Subjects -> MEDICAL SCIENCES (Total: 8529 journals)
    - ALLERGOLOGY AND IMMUNOLOGY (216 journals)
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CARDIOVASCULAR DISEASES (332 journals)                  1 2 | Last

Showing 1 - 200 of 333 Journals sorted alphabetically
Acta Angiologica     Open Access   (Followers: 5)
Acta Cardiologica     Hybrid Journal   (Followers: 2)
Acute Cardiac Care     Hybrid Journal   (Followers: 8)
Adipositas - Ursachen, Folgeerkrankungen, Therapie     Hybrid Journal  
AJP Heart and Circulatory Physiology     Hybrid Journal   (Followers: 12)
Aktuelle Kardiologie     Hybrid Journal   (Followers: 1)
American Heart Journal     Hybrid Journal   (Followers: 59)
American Journal of Cardiology     Hybrid Journal   (Followers: 67)
American Journal of Cardiovascular Drugs     Hybrid Journal   (Followers: 17)
American Journal of Hypertension     Hybrid Journal   (Followers: 28)
Anales de Cirugia Vascular     Full-text available via subscription   (Followers: 1)
Anatolian Journal of Cardiology     Open Access   (Followers: 6)
Angiología     Full-text available via subscription  
Angiologia e Cirurgia Vascular     Open Access   (Followers: 1)
Angiology     Hybrid Journal   (Followers: 3)
Annales de Cardiologie et d'Angéiologie     Full-text available via subscription   (Followers: 1)
Annals of Circulation     Open Access   (Followers: 1)
Annals of Noninvasive Electrocardiology     Hybrid Journal   (Followers: 1)
Annals of Pediatric Cardiology     Open Access   (Followers: 12)
AORTA     Open Access  
Archives of Cardiovascular Diseases     Full-text available via subscription   (Followers: 5)
Archives of Cardiovascular Diseases Supplements     Full-text available via subscription   (Followers: 3)
Archives of Cardiovascular Imaging     Open Access   (Followers: 2)
Archivos de cardiología de México     Open Access   (Followers: 1)
Argentine Journal of Cardiology (English edition)     Open Access   (Followers: 2)
Arquivos Brasileiros de Cardiologia     Open Access   (Followers: 2)
Arteriosclerosis, Thrombosis and Vascular Biology     Full-text available via subscription   (Followers: 32)
Artery Research     Hybrid Journal   (Followers: 4)
ARYA Atherosclerosis     Open Access  
ASAIO Journal     Hybrid Journal   (Followers: 3)
ASEAN Heart Journal     Open Access   (Followers: 2)
Asian Cardiovascular and Thoracic Annals     Hybrid Journal   (Followers: 2)
Aswan Heart Centre Science & Practice Services     Open Access   (Followers: 1)
Atherosclerosis : X     Open Access  
Bangladesh Heart Journal     Open Access   (Followers: 3)
Basic Research in Cardiology     Hybrid Journal   (Followers: 10)
BMC Cardiovascular Disorders     Open Access   (Followers: 22)
Brain Circulation     Open Access   (Followers: 1)
British Journal of Cardiology     Full-text available via subscription   (Followers: 18)
Canadian Journal of Cardiology     Hybrid Journal   (Followers: 18)
Cardiac Cath Lab Director     Full-text available via subscription  
Cardiac Electrophysiology Review     Hybrid Journal   (Followers: 2)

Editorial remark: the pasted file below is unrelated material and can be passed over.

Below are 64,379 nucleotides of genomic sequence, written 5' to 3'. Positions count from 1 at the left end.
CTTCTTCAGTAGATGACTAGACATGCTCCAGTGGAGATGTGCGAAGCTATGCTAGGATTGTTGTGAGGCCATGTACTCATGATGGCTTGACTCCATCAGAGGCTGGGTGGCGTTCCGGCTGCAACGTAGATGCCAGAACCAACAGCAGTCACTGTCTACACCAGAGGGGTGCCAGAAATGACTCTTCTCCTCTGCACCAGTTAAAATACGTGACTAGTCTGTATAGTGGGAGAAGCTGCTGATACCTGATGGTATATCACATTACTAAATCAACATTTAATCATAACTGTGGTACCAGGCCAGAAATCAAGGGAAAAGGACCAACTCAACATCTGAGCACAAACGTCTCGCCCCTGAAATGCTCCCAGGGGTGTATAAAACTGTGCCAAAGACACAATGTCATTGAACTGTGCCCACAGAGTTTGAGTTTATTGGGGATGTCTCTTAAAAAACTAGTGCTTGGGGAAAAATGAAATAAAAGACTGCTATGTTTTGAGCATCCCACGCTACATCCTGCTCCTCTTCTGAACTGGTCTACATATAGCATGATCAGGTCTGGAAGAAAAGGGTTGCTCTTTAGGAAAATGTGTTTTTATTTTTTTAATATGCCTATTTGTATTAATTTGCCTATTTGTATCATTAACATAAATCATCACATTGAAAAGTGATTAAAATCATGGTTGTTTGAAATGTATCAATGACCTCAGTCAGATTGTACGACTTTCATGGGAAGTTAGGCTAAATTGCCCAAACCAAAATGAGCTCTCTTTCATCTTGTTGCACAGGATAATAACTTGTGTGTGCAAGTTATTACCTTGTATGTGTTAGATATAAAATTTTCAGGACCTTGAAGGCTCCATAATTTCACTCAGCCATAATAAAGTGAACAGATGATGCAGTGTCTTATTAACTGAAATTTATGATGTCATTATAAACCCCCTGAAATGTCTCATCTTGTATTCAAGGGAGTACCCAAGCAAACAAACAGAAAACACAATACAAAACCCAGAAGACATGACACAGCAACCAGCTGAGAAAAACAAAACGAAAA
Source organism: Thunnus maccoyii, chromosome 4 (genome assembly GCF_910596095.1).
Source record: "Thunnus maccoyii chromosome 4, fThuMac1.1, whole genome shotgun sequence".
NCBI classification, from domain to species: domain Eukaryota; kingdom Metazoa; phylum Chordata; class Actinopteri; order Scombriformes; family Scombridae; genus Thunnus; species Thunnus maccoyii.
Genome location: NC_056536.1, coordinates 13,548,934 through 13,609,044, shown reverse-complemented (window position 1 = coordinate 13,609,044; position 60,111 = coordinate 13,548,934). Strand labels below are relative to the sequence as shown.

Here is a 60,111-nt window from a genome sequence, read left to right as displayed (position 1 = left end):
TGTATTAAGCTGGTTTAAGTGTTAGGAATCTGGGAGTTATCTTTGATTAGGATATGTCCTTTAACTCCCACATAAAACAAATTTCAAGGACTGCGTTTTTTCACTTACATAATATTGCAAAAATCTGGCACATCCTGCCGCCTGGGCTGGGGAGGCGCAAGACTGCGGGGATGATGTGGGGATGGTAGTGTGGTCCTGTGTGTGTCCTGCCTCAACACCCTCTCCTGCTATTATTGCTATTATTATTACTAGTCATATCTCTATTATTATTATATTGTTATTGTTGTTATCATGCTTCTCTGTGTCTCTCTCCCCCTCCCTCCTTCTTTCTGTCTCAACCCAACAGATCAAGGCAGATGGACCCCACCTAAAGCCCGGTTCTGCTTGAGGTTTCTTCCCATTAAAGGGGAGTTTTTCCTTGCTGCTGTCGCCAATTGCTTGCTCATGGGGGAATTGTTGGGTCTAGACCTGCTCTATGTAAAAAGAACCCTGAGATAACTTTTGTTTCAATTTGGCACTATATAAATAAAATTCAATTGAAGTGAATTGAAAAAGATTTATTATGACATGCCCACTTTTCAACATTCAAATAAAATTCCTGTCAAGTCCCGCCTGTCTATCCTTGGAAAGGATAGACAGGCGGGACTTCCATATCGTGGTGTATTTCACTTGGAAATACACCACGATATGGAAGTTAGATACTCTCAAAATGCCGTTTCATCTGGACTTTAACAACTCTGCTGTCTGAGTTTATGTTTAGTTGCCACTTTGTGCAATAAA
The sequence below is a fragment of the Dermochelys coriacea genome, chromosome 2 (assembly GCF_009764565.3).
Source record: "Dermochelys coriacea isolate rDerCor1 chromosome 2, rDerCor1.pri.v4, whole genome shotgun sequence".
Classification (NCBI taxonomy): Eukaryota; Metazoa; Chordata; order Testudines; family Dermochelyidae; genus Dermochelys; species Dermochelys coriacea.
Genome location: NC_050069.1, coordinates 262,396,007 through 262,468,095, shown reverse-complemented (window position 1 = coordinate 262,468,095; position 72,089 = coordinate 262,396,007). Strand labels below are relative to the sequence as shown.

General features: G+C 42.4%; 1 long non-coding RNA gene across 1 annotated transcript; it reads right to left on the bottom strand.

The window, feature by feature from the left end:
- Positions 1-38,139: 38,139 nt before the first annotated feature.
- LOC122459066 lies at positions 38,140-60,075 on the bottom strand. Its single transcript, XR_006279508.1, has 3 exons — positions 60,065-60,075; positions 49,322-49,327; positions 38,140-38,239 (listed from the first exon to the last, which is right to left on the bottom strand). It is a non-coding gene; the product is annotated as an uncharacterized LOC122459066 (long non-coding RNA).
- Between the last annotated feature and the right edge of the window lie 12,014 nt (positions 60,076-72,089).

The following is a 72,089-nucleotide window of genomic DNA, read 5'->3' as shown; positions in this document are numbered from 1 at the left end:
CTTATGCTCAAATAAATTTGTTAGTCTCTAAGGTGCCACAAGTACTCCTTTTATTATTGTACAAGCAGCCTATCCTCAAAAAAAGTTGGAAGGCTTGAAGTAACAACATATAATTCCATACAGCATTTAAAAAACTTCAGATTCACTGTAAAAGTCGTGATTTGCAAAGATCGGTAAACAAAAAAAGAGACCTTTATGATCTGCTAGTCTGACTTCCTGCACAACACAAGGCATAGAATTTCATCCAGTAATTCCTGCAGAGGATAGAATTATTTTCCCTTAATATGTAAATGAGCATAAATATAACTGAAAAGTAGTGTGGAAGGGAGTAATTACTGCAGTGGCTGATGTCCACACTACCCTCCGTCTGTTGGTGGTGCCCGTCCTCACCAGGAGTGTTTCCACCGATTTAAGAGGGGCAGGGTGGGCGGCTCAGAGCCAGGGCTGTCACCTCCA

Cardiocore     Full-text available via subscription   (Followers: 1)
Cardiogenetics     Open Access   (Followers: 3)
Cardiology     Full-text available via subscription   (Followers: 20)
Cardiology and Angiology: An International Journal     Open Access   (Followers: 1)
Cardiology and Therapy     Open Access   (Followers: 12)
Cardiology Clinics     Full-text available via subscription   (Followers: 14)
Cardiology in Review     Hybrid Journal   (Followers: 8)
Cardiology in the Young     Hybrid Journal   (Followers: 34)
Cardiology Journal     Open Access   (Followers: 6)
Cardiology Plus     Open Access   (Followers: 1)
Cardiology Research     Open Access   (Followers: 15)
Cardiology Research and Practice     Open Access   (Followers: 10)
Cardiopulmonary Physical Therapy Journal     Hybrid Journal   (Followers: 8)
Cardiorenal Medicine     Full-text available via subscription   (Followers: 1)
Cardiothoracic Surgeon     Open Access   (Followers: 1)
CardioVasc     Full-text available via subscription   (Followers: 1)
Cardiovascular & Haematological Disorders - Drug Targets     Hybrid Journal   (Followers: 1)
Cardiovascular & Hematological Agents in Medicinal Chemistry     Hybrid Journal   (Followers: 2)
CardioVascular and Interventional Radiology     Hybrid Journal   (Followers: 15)
Cardiovascular and Thoracic Open     Open Access  
Cardiovascular Diabetology     Open Access   (Followers: 10)
Cardiovascular Drugs and Therapy     Hybrid Journal   (Followers: 14)
Cardiovascular Endocrinology & Metabolism     Hybrid Journal   (Followers: 1)
Cardiovascular Engineering     Hybrid Journal   (Followers: 1)
Cardiovascular Engineering and Technology     Hybrid Journal   (Followers: 1)
Cardiovascular Intervention and Therapeutics     Hybrid Journal   (Followers: 5)
Cardiovascular Journal     Open Access   (Followers: 6)
Cardiovascular Journal of Africa     Full-text available via subscription   (Followers: 5)
Cardiovascular Journal of South Africa     Full-text available via subscription   (Followers: 1)
Cardiovascular Medicine in General Practice     Full-text available via subscription   (Followers: 7)
Cardiovascular Pathology     Hybrid Journal   (Followers: 4)
Cardiovascular Regenerative Medicine     Open Access  
Cardiovascular Research     Hybrid Journal   (Followers: 15)
Cardiovascular Revascularization Medicine     Hybrid Journal   (Followers: 1)
Cardiovascular System     Open Access